Well, that honeymoon didn't last long.
The approval rating of Microsoft's CEO Satya Nadella, once in the stratosphere, dropped by 20 percentage points this year before recovering slightly last month, according to data provided by Glassdoor, a Sausalito, Calif.-based online jobs and careers website.
Glassdoor regularly measures hundreds of CEOs by asking employees posting on the site whether they approve of their chief executive, much like U.S. pollsters quiz voters on the President's performance.
For each of the 10 months since Nadella has been CEO -- he took over from Steve Ballmer on Feb. 4 -- Glassdoor had 60 or more company reviews and CEO rankings from Microsoft employees. While the CEO approval was a simple yes-no, up-down vote, the company reviews were based on a five-point scale.
After his February start, Nadella's approval climbed for several months, hitting a peak of 94% in April, then dipping slightly in May before heading up again in June to 93%.
Had his numbers remained at their June level, Nadella would have been among the Top 10 CEOs of 2013, tying Facebook's Mark Zuckerberg and coming in a point higher than Apple's Tim Cook.
But instead, Nadella's approval rating sank, dropping 14 percentage points to 79% in July, slipping to 78% in August and September, then falling again, this time to 74%, in October.
The CEO's rating bounced back to 80% in November.
It's not unusual for a new CEO's approval rating to drop after an initial honeymoon, said Scott Dobroski, career trends analyst at Glassdoor, in a telephone interview today.
"We do see a honeymoon for almost every CEO, no matter the industry," said Dobroski. "Employees are excited when a new leader comes on board, they're excited by the new vision and talk of innovation. So it's no surprise at all that Nadella's approval rating was quite high."
What was different about Nadella was the extent of his approval decline. The sharp drop of 14 percentage points in July was much larger than the typical post-honeymoon CEO slide, which for Glassdoor runs between three and eight percentage points.
Dobroski pegged the July plunge to the layoffs Nadella announced that month, when he said the Redmond, Wash. company would shed 18,000 jobs, the majority of them formerly with Nokia, which Microsoft acquired three months earlier. Thousands of Microsoft workers were also laid off, however, in multiple waves this summer and early fall.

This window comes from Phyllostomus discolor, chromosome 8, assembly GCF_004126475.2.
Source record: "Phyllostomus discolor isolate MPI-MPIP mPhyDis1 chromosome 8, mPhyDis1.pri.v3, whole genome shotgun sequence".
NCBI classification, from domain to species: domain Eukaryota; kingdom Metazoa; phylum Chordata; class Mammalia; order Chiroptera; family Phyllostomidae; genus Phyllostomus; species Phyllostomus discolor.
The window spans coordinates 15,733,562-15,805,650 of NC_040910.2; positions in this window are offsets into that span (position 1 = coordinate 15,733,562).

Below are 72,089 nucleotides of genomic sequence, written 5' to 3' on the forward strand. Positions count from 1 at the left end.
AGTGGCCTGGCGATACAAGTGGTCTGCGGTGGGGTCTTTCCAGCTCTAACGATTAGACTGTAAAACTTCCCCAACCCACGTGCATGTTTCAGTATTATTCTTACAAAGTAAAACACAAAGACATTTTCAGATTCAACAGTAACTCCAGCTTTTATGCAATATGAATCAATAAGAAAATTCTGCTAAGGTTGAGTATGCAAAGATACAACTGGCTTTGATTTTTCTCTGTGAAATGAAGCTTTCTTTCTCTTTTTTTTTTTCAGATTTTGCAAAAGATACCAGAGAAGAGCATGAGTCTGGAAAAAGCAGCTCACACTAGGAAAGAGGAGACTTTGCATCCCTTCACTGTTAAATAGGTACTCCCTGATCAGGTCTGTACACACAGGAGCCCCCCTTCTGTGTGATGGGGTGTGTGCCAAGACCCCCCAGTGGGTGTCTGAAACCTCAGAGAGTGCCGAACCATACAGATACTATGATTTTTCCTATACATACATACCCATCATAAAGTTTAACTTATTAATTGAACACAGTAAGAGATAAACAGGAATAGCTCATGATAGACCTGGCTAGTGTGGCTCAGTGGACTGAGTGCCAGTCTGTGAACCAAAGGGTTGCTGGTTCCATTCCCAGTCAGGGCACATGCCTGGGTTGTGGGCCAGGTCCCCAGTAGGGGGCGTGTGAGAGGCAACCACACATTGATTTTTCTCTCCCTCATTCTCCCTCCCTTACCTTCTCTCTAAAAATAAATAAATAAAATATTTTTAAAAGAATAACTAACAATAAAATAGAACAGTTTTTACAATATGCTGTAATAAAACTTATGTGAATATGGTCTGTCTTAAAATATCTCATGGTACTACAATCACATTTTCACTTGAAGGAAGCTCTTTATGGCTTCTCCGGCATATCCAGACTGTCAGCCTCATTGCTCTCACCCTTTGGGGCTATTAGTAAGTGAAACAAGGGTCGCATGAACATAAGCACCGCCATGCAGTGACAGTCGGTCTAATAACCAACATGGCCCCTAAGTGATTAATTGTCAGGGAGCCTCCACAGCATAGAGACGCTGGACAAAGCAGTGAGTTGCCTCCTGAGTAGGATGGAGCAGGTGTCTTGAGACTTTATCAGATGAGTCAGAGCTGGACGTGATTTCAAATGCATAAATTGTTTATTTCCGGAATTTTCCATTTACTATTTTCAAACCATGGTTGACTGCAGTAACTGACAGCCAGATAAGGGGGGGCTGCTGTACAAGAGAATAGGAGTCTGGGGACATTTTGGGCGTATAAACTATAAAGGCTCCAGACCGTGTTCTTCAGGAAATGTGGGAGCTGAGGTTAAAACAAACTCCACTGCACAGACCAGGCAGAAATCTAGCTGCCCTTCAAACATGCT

There were early hints from Glassdoor that the layoffs had soured employees' opinion on Nadella.
The four-point drop in October -- from 78% the month prior to 74% -- also had an explanation, Dobroski contended, as did November's six-point rebound.
"His comments about gender came under fire in early October," said Dobroski, referring to Nadella's answer to a question at a women-in-computing conference on Oct. 9. "It's not really about asking for the raise, but knowing and having faith that the system will actually give you the right raises as you go along," Nadella said when asked how women should push for promotions. "That's good karma."
The backlash was immediate, and Nadella quickly backtracked.
"Those comments definitely affected his workforce," said Dobroski, and was reflected in Nadella's approval rating.
"But we're a forgiving people," Dobroski continued. "It's like a celebrity mishap. They say they're sorry, and the audience forgives them. It's the same thing here." Apparently, Microsoft employees did just that: In November, 80% approved of Nadella's performance, a six-point increase.
Yet Nadella's approval rating, even though down significantly from its peak, remains above the national average. "The average CEO approval rating is 65%," said Dobroski. "And Microsoft's company rating [of 3.6 in November] is also higher than the Glassdoor average of 3.4."
But not everything is swell at Microsoft. According to Glassdoor's rating of the firm's senior leadership, employees don't think much of management overall.
The senior leadership ranking for Microsoft was 2.7 in November -- out of a possible 5 points -- the same as in February but down from 2.9 in June.
"Microsoft's senior leadership rating is a little below the average," said Dobroski, who pegged that average at 2.9. "The category is the lowest-ranking of Microsoft. That tells me that although employees there are pretty happy with their pay, they're least satisfied with the senior leadership. And that's not the best strategy for a company."
The companies that Glassdoor recently tapped as the best places to work, for example, sported much higher senior leadership ratings than Microsoft. Google, which Glassdoor named to the No. 1 spot on its list, boasted a senior leadership score of 3.7, while No. 13 Facebook's was 4.2 and No. 22 Apple's was 3.4.
"That's on Nadella," said Dobroski. "It's not going to fix itself. He needs to make sure that senior management and mid-level management are on the same page."
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